At one point during Saturday night's late show at the Twist and Shout club, spectators were craning their necks around and above the crowded dance floor to catch a glimpse of bluesman Sonny Rhodes, who was seated on stage, playing lap steel guitar. Not much later, everyone looked up as singer Frankie Lee jumped on a chair in the midst of the crowd, then on a table, during one of the most uninhibited and memorable finales the club has ever seen.

The show was billed as a West Coast blues revue, but both Rhodes and Lee still bear the stamp of their Southern influences. With both musicians, it's not so much what they perform as how. Rhodes turned several seemingly ordinary shuffles and laments into long stem-winding performances, the momentum building with every chorus. His best performances combined a raw vocal intensity with some unusual guitar licks, and on more than one tune his band proved it could really swing as well.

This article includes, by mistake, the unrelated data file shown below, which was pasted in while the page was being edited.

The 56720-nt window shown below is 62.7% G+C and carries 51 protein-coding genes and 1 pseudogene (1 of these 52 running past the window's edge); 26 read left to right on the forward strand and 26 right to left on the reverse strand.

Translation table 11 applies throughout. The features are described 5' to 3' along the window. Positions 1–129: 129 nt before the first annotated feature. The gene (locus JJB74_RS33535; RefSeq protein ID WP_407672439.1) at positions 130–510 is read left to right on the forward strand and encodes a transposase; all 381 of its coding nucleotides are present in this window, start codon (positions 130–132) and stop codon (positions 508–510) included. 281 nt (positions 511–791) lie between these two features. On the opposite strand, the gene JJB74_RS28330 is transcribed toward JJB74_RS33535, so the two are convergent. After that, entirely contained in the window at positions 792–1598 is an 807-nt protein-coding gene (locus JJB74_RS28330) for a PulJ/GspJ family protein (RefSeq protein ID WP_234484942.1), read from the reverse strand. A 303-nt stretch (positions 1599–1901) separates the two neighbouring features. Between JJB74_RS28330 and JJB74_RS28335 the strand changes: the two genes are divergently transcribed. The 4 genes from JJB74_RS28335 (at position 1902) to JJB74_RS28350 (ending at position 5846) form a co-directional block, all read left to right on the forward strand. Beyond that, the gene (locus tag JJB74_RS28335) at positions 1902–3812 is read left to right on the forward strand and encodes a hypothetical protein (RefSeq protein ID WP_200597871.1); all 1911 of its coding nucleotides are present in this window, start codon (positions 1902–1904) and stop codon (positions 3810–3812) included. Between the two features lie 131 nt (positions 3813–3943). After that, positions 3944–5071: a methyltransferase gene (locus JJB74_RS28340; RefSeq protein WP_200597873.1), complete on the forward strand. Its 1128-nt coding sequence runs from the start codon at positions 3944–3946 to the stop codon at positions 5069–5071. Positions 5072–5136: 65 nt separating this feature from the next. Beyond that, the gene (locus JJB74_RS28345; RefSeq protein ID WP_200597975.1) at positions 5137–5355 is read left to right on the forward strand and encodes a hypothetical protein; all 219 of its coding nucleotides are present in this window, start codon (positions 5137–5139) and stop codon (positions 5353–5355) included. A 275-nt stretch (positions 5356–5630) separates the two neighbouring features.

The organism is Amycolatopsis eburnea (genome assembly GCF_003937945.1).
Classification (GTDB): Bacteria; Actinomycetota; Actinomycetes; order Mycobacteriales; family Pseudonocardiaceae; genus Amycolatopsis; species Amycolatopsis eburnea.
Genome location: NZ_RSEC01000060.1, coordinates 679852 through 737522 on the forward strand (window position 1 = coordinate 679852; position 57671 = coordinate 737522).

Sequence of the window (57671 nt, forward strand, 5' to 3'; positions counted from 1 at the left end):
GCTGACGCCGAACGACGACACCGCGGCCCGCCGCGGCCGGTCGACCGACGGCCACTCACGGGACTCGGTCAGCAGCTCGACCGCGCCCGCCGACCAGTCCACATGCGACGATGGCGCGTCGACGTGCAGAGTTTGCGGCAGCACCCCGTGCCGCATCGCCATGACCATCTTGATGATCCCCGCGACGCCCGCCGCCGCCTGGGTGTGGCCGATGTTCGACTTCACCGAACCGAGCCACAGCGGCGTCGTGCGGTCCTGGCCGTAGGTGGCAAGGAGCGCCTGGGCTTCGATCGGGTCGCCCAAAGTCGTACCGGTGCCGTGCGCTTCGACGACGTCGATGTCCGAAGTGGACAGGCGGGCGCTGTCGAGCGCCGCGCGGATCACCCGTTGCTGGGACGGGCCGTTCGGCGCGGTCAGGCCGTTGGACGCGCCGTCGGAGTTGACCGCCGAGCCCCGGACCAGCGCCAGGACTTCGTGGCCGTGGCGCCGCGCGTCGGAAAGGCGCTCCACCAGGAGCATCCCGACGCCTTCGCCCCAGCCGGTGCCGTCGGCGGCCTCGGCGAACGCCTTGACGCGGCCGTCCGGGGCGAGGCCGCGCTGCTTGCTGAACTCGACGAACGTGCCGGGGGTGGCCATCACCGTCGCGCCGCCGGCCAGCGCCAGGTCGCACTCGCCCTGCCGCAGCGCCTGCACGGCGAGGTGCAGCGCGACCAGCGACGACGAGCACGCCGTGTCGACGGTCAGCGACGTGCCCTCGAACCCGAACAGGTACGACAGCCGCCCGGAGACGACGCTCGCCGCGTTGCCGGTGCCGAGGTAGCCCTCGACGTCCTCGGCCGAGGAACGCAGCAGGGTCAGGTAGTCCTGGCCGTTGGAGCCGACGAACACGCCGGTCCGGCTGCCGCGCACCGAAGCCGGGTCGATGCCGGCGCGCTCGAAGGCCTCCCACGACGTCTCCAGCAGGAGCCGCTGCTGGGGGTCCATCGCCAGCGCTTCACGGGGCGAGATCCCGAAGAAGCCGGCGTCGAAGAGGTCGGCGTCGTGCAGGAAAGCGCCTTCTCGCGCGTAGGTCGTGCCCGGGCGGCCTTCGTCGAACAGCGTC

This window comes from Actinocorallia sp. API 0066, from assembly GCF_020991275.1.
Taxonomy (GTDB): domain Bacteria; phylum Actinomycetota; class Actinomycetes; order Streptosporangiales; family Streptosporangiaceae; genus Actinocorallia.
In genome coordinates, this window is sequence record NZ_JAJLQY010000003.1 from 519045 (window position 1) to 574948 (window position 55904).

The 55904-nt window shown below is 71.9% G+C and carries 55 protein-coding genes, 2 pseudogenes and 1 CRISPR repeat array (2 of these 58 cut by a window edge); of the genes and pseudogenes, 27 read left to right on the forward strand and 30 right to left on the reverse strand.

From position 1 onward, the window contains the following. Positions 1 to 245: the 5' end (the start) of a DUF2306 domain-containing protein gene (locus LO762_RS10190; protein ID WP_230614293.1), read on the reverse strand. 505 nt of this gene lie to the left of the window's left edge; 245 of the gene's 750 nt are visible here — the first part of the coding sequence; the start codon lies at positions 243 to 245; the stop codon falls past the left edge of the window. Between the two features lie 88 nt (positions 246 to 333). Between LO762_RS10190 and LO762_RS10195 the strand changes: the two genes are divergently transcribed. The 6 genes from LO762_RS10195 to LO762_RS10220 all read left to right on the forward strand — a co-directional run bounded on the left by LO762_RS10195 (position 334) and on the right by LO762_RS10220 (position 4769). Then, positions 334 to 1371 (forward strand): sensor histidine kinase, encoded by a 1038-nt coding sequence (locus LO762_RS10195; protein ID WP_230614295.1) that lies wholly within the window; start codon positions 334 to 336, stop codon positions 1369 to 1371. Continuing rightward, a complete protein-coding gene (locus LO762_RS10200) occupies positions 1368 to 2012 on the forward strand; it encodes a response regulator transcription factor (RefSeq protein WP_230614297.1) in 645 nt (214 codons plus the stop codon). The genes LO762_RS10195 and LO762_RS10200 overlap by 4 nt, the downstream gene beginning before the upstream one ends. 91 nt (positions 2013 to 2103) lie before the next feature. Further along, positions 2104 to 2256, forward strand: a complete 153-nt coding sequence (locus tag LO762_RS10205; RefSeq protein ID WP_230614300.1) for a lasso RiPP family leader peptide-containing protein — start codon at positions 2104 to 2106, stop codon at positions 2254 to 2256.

Lee, on the other hand, looked as though he had never sat down in his life. An unabashedly old-fashioned soulman, he sang and preached of party times with an evangelical fervor. Although he had the benefit of more contemporary material and the company of guitarist Bobby Murray, his gritty, gospel-bred voice and unflagging sense of showmanship are what really stood out. Among other things, his last set included such oddities as a warbling remake of the Everly Brothers' hit, "Cathy's Clown."